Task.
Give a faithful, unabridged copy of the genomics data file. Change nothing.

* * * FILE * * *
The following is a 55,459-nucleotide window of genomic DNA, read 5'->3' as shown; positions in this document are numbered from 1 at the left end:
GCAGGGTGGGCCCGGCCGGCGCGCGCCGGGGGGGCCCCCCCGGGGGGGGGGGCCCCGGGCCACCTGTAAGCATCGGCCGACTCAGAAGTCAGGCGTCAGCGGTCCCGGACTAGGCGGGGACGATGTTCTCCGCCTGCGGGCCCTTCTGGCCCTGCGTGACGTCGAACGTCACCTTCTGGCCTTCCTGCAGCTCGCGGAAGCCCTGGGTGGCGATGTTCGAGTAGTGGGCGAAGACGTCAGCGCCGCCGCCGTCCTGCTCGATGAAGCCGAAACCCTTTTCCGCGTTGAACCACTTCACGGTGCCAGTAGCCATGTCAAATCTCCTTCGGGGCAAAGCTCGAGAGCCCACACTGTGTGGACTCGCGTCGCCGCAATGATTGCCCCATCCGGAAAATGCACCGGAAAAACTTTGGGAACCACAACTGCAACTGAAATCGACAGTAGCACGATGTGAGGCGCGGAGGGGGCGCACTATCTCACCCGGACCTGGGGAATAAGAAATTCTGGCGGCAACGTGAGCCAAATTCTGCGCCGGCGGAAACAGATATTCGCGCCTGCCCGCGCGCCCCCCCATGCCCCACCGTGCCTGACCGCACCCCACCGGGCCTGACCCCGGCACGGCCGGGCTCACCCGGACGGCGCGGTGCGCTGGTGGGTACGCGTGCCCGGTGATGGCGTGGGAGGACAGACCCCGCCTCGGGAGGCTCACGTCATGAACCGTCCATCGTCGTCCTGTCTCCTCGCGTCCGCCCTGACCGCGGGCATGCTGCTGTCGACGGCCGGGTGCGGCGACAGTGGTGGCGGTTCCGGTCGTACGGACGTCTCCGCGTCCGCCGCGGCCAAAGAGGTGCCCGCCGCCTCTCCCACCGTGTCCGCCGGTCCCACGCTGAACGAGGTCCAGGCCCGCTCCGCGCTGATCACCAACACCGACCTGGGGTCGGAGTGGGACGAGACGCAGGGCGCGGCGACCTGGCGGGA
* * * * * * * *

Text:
The following is a 55,459-nucleotide window of genomic DNA, read 5'->3' as shown; positions in this document are numbered from 1 at the left end:
GCAGGGTGGGCCCGGCCGGCGCGCGCCGGGGGGGCCCCCCCGGGGGGGGGGGCCCCGGGCCACCTGTAAGCATCGGCCGACTCAGAAGTCAGGCGTCAGCGGTCCCGGACTAGGCGGGGACGATGTTCTCCGCCTGCGGGCCCTTCTGGCCCTGCGTGACGTCGAACGTCACCTTCTGGCCTTCCTGCAGCTCGCGGAAGCCCTGGGTGGCGATGTTCGAGTAGTGGGCGAAGACGTCAGCGCCGCCGCCGTCCTGCTCGATGAAGCCGAAACCCTTTTCCGCGTTGAACCACTTCACGGTGCCAGTAGCCATGTCAAATCTCCTTCGGGGCAAAGCTCGAGAGCCCACACTGTGTGGACTCGCGTCGCCGCAATGATTGCCCCATCCGGAAAATGCACCGGAAAAACTTTGGGAACCACAACTGCAACTGAAATCGACAGTAGCACGATGTGAGGCGCGGAGGGGGCGCACTATCTCACCCGGACCTGGGGAATAAGAAATTCTGGCGGCAACGTGAGCCAAATTCTGCGCCGGCGGAAACAGATATTCGCGCCTGCCCGCGCGCCCCCCCATGCCCCACCGTGCCTGACCGCACCCCACCGGGCCTGACCCCGGCACGGCCGGGCTCACCCGGACGGCGCGGTGCGCTGGTGGGTACGCGTGCCCGGTGATGGCGTGGGAGGACAGACCCCGCCTCGGGAGGCTCACGTCATGAACCGTCCATCGTCGTCCTGTCTCCTCGCGTCCGCCCTGACCGCGGGCATGCTGCTGTCGACGGCCGGGTGCGGCGACAGTGGTGGCGGTTCCGGTCGTACGGACGTCTCCGCGTCCGCCGCGGCCAAAGAGGTGCCCGCCGCCTCTCCCACCGTGTCCGCCGGTCCCACGCTGAACGAGGTCCAGGCCCGCTCCGCGCTGATCACCAACACCGACCTGGGGTCGGAGTGGGACGAGACGCAGGGCGCGGCGACCTGGCGGGA